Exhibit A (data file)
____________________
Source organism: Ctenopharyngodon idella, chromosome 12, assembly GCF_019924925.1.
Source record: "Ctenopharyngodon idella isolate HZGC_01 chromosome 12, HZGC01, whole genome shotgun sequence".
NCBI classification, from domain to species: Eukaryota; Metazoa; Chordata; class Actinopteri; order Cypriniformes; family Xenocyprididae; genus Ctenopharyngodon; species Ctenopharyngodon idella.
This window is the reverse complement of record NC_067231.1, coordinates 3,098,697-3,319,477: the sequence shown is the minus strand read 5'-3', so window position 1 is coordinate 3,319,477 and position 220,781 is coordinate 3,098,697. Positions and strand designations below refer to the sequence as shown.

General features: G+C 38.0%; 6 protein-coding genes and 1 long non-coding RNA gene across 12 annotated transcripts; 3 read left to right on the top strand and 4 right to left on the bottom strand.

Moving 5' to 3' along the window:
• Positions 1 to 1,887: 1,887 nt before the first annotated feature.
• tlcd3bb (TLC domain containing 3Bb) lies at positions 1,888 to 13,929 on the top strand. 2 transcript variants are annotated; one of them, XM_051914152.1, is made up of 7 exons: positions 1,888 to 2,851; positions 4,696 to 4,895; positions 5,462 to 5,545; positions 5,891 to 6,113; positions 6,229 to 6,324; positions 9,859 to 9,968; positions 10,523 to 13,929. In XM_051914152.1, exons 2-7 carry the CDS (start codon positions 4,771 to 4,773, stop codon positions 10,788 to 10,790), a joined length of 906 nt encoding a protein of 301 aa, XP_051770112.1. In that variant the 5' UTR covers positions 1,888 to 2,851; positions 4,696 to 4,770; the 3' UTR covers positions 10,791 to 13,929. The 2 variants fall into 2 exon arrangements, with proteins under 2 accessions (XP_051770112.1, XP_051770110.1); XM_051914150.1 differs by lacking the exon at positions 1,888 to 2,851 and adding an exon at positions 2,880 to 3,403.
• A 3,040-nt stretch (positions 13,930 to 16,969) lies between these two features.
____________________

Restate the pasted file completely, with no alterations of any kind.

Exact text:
Source organism: Ctenopharyngodon idella, chromosome 12, assembly GCF_019924925.1.
Source record: "Ctenopharyngodon idella isolate HZGC_01 chromosome 12, HZGC01, whole genome shotgun sequence".
NCBI classification, from domain to species: Eukaryota; Metazoa; Chordata; class Actinopteri; order Cypriniformes; family Xenocyprididae; genus Ctenopharyngodon; species Ctenopharyngodon idella.
This window is the reverse complement of record NC_067231.1, coordinates 3,098,697-3,319,477: the sequence shown is the minus strand read 5'-3', so window position 1 is coordinate 3,319,477 and position 220,781 is coordinate 3,098,697. Positions and strand designations below refer to the sequence as shown.

General features: G+C 38.0%; 6 protein-coding genes and 1 long non-coding RNA gene across 12 annotated transcripts; 3 read left to right on the top strand and 4 right to left on the bottom strand.

Moving 5' to 3' along the window:
• Positions 1 to 1,887: 1,887 nt before the first annotated feature.
• tlcd3bb (TLC domain containing 3Bb) lies at positions 1,888 to 13,929 on the top strand. 2 transcript variants are annotated; one of them, XM_051914152.1, is made up of 7 exons: positions 1,888 to 2,851; positions 4,696 to 4,895; positions 5,462 to 5,545; positions 5,891 to 6,113; positions 6,229 to 6,324; positions 9,859 to 9,968; positions 10,523 to 13,929. In XM_051914152.1, exons 2-7 carry the CDS (start codon positions 4,771 to 4,773, stop codon positions 10,788 to 10,790), a joined length of 906 nt encoding a protein of 301 aa, XP_051770112.1. In that variant the 5' UTR covers positions 1,888 to 2,851; positions 4,696 to 4,770; the 3' UTR covers positions 10,791 to 13,929. The 2 variants fall into 2 exon arrangements, with proteins under 2 accessions (XP_051770112.1, XP_051770110.1); XM_051914150.1 differs by lacking the exon at positions 1,888 to 2,851 and adding an exon at positions 2,880 to 3,403.
• A 3,040-nt stretch (positions 13,930 to 16,969) lies between these two features.